This proves that Hamlet believes that every action; even revenge is affected by rational considerations, which include moral, physiological and emotional factors. Inevitably through Laertes’s irrepressible, illogical, and vicious perception of revenge brings light to Hamlet’s logical intellect, complexity and his morally driven being. His introspective, intellect and ambiguity is further illuminated by Ophelia’s madness in contrast with Hamlets feign madness. It is evident throughout the play that Ophelia’s genuine madness gives prominence to Hamlets pretence insanity.
Hamlet utilizes his antic disposition in order to mislead the king and complete his duty of avenging his father; eloquently Hamlets madness has a motive. However Ophelia’s genuine madness has occurred due her fragility and her inability to accept the sudden revelation of her father’s death. There is a clear distinction between the ambiguity of Hamlets madness compared to Ophelia’s actual madness. Hamlet is essentially “not in madness/But mad in craft. ” (III,ii,20). Hamlet cleverly utilizes his antic disposition to clear out any suspicions, towards his revenge.
He feigns madness in the ‘nunnery scene’ when he suspects someone is overhearing the conversation between him and Ophelia. Thus proving Hamlet’s intellect and utilization of Hamlets madness as a tool. Whereas Ophelia’s madness is instigated from her inability to handle the pressure of losing her father, thus her world is completely shattered and descends to madness; leading to her inevitable death. Through juxtaposing Hamlet’s feign madness to Ophelia’s actual insanity, Shakespeare is able to show prominence on Hamlet’s intellectual and complex characteristics.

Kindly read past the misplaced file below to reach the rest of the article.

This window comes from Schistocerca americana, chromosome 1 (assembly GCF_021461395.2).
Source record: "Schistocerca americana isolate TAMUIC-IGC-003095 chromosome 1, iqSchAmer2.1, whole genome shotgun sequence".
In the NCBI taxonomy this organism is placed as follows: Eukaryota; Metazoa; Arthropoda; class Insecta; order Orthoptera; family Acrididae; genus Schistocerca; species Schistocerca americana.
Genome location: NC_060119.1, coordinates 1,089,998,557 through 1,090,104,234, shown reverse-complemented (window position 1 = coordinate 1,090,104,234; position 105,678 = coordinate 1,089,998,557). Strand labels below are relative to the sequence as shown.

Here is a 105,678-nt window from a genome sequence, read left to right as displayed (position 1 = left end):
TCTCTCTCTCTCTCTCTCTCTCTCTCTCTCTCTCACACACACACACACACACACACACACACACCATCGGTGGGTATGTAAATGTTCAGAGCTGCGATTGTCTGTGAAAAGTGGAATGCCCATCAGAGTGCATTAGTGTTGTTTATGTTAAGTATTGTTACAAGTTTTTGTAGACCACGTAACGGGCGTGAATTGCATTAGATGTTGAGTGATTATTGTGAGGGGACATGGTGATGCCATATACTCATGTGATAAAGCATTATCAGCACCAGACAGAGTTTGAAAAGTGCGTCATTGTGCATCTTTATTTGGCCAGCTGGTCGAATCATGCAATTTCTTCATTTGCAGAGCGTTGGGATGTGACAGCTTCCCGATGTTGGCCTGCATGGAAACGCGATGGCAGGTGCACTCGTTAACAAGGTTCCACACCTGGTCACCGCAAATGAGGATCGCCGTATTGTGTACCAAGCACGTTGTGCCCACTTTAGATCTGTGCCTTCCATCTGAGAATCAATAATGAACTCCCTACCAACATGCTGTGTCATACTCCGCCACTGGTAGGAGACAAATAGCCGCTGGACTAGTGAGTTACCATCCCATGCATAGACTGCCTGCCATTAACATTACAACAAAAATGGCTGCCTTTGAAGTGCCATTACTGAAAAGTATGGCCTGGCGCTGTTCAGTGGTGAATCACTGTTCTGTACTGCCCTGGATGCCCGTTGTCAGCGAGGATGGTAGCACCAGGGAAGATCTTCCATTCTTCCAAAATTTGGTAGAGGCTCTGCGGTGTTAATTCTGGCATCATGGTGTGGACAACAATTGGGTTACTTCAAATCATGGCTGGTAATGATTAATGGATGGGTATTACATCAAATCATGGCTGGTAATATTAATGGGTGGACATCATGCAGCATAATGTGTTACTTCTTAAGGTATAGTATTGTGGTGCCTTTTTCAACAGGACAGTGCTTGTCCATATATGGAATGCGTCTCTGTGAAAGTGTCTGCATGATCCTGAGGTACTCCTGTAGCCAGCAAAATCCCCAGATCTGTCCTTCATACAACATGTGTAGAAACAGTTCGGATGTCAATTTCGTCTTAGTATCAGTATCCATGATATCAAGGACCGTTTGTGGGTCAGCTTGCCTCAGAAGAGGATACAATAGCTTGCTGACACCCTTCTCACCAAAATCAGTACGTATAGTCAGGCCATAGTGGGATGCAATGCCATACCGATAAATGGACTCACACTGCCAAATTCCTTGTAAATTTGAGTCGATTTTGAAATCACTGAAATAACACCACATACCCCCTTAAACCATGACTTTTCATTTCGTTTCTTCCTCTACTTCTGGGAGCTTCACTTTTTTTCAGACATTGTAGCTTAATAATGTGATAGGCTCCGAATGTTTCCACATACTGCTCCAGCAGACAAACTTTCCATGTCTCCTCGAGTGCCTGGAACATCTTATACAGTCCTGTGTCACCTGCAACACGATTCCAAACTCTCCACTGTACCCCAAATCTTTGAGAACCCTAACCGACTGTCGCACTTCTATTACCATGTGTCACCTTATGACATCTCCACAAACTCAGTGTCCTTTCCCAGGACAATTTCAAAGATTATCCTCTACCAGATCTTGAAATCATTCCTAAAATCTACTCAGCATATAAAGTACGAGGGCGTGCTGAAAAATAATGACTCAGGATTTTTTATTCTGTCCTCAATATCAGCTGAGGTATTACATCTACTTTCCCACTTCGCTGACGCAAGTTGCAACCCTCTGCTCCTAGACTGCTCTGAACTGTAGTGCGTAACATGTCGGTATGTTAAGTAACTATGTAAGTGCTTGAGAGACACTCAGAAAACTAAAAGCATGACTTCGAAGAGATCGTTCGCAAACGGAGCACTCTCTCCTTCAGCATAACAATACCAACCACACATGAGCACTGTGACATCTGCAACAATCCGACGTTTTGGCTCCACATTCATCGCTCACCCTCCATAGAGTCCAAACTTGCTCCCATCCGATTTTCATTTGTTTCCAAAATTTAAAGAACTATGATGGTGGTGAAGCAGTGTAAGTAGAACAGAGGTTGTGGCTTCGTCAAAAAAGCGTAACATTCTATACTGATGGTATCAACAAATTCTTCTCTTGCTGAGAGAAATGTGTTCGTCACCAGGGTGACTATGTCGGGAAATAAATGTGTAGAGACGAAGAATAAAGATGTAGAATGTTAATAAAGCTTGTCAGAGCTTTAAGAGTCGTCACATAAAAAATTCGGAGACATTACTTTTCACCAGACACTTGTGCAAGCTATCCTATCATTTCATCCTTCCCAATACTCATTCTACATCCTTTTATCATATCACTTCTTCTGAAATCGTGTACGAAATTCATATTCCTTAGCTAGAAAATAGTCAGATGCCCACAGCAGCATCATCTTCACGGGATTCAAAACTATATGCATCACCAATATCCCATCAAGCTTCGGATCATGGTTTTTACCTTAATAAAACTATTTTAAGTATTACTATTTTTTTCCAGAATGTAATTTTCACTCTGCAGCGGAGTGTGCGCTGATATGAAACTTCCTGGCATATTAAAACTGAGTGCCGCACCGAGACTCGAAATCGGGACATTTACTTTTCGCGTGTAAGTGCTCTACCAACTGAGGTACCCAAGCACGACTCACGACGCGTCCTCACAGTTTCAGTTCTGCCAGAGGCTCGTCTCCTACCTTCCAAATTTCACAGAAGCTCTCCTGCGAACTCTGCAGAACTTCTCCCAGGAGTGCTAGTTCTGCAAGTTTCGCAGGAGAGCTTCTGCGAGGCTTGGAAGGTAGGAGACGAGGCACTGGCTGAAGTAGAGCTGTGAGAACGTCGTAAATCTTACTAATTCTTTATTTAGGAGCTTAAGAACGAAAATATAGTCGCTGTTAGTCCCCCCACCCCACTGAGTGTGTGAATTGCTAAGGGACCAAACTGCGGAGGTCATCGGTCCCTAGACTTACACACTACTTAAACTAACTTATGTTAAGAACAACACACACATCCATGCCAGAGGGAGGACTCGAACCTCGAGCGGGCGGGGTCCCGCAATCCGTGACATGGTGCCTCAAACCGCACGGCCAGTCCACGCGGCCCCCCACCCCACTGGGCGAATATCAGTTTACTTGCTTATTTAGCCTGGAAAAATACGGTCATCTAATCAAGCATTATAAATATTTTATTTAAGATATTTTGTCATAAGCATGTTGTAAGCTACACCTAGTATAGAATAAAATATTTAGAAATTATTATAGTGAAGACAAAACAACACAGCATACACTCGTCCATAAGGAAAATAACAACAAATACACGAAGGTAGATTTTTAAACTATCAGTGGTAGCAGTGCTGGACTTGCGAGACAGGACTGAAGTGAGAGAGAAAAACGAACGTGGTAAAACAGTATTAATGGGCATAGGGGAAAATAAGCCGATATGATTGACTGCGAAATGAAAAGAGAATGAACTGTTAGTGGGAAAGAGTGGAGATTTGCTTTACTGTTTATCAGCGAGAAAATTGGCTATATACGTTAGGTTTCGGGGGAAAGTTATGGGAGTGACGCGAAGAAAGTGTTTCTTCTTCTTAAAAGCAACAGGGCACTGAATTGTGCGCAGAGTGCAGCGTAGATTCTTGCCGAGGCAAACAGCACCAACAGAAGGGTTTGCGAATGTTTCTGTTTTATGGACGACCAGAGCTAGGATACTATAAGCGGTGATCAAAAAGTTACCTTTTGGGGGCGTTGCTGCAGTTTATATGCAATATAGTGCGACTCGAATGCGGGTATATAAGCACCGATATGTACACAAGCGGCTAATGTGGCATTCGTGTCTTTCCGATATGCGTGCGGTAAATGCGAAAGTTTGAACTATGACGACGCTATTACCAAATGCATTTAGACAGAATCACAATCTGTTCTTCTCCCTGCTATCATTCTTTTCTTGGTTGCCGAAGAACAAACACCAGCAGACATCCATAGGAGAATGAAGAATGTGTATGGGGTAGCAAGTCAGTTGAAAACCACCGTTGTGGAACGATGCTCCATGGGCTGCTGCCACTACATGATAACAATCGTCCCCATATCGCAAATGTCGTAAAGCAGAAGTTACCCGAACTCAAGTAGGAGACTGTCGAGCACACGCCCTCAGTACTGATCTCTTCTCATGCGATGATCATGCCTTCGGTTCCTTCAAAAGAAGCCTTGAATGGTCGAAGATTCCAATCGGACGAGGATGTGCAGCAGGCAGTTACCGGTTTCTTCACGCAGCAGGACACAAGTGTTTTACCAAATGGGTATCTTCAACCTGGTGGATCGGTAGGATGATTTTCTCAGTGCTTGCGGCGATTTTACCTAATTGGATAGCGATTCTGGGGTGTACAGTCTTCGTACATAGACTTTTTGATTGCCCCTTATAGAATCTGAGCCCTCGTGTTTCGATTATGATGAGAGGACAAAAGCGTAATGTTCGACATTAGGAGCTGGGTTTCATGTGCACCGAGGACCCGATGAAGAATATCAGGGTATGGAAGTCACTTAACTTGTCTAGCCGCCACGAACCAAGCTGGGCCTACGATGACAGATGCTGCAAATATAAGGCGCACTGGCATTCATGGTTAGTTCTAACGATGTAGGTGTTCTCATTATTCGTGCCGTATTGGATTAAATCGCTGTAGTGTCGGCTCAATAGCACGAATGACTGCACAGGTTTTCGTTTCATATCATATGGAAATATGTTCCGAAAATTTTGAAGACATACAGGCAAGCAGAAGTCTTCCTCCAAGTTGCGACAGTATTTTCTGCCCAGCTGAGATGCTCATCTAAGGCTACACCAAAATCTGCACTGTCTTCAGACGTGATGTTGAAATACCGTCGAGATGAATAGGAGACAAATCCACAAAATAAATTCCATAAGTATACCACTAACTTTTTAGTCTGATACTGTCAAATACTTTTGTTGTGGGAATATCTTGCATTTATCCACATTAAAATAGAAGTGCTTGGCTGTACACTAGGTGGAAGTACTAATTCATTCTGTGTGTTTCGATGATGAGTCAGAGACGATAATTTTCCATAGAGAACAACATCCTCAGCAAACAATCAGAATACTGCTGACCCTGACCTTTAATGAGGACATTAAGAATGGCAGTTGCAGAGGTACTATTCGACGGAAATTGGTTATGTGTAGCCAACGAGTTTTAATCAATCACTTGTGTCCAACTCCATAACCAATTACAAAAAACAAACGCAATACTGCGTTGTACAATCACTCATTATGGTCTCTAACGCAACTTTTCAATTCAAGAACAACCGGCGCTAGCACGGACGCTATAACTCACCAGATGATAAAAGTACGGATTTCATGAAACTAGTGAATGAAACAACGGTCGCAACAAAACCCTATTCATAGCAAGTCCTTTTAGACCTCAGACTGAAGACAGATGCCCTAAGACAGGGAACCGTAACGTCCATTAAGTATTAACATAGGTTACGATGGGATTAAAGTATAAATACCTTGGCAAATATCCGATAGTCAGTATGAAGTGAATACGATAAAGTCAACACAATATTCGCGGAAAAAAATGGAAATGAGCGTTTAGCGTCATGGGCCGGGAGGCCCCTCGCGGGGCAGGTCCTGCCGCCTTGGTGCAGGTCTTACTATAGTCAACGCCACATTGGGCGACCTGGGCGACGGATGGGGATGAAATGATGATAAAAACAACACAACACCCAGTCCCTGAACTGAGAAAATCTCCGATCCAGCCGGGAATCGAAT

Shakespeare eloquently portrays and brings to light Hamlets attributes through contrasting minor characters. His use of foil characters enables the audience to emphasize more on the protagonist’s circumstance and characteristics in contrast to the minor characters. Shakespeare has dealt with his characters not in the conventional sense but in a more reality based fashion, which has evidently helped his audience to understand the parallelism and differences between each minor character to the protagonist.